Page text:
- The Washington Times - Saturday, January 31, 2009

PHILADELPHIA | They got the usual All-Star-worthy performances from captains Antawn Jamison and Caron Butler, and impressive showings from young contributors Dominic McGuire and Javaris Crittenton. If only the Washington Wizards could have gotten off to a better start. And if only they had a closer.

Familiar refrain, right?

On Friday night against Philadelphia, the Wizards experienced another case of deja vu. They fell behind early, spent the first half digging their way out of the hole, gave a valiant second-half performance - coming back from double digits to take a late third-quarter lead - but again fizzled down the stretch to fall 104-94 at Wachovia Center.

Andre Iguodala scored 10 of his 20 points in the fourth quarter, and backup guard Louis Williams poured in 11 of his 14 points in the final period to help Philadelphia improve to 23-22.

Jamison, after posting 14 points and 11 rebounds in the first half, finished with 25 points and 15 rebounds, and Butler had 20 points, five assists and three rebounds. But in the fourth quarter, Washington (9-37) couldn’t muster an offensive explosion to answer Philadelphia’s.

“We’re running out of feet to shoot off, you know what I mean?” interim coach Ed Tapscott said. “We’ve got to get a better start, and we’ve got to share the ball more. It’s hard when you’re struggling, and guys get in who haven’t played much, and even for guys who get regular minutes. But we have got to share the ball more. We’re a much better team when we share the ball.”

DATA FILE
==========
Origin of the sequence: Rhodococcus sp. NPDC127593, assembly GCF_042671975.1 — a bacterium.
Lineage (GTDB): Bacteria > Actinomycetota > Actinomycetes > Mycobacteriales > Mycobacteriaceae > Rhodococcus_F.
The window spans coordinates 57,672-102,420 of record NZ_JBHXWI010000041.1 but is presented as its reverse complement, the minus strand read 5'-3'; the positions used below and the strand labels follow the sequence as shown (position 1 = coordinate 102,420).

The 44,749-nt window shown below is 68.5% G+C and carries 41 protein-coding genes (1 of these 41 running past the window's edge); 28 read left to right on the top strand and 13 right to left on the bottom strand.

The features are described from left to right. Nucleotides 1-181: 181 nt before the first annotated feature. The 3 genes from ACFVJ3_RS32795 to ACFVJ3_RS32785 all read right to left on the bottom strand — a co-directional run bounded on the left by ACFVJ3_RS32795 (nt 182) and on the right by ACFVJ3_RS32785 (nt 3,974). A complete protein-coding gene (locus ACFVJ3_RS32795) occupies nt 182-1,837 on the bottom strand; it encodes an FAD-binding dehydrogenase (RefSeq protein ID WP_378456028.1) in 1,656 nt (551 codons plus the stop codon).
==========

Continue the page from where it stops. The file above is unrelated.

The initial shot in the foot was a first quarter in which the Wizards made just seven of 20 shots while falling behind 32-17. But Jamison scored on consecutive trips down the court early in the second quarter and ignited the Wizards’ 12-0 run that made it 32-29. Marreese Speights ended the 76ers’ drought with a 17-foot jump shot.

For much of this season, the Wizards’ coaches and veteran players have begged and pleaded for the younger players to step up and contribute. On Friday night, second-year players McGuire and Crittenton did so.

McGuire posted a career-high 16 points while pulling down five rebounds and handing out three assists. Crittenton came off the bench to record a season-high 15 points and a career-high seven assists to go with four rebounds. The point guard did the most of his damage in the third quarter, fueling a 19-6 run that reached its peak when Washington took a 66-63 lead on Crittenton’s layup with 2:01 left in the third quarter.

But Philadelphia’s Royal Ivey responded with a 3-pointer to tie the score, and Elton Brand hit a fadeaway jumper to give his team the lead. Butler tied it with a pair of free throws, but the Sixers closed the quarter with a pair of 3-pointers - one more from Ivey and another from Williams at the horn sandwiched around two more free throws from Butler - to lead 74-70 heading into the fourth.

Then Iguodala and Williams went to work to lead the 76ers, who shot 68.8 percent in the quarter. The Wizards made just 10 of 22 shots in the fourth - including just one of six 3-point attempts.

“It’s been the same story all season for us,” McGuire said. “Royal Ivey hit some big shots in the third quarter, then Iguodala and Williams in the fourth. Those shots hurt. Just not executing. We’ve got to finish games. We had a chance to pull this one out.”

After missing the past 15 games with a pinched nerve in his back, Wizards guard DeShawn Stevenson logged 23 minutes but showed some rust. He scored just one point on 0-for-6 shooting but had four assists.

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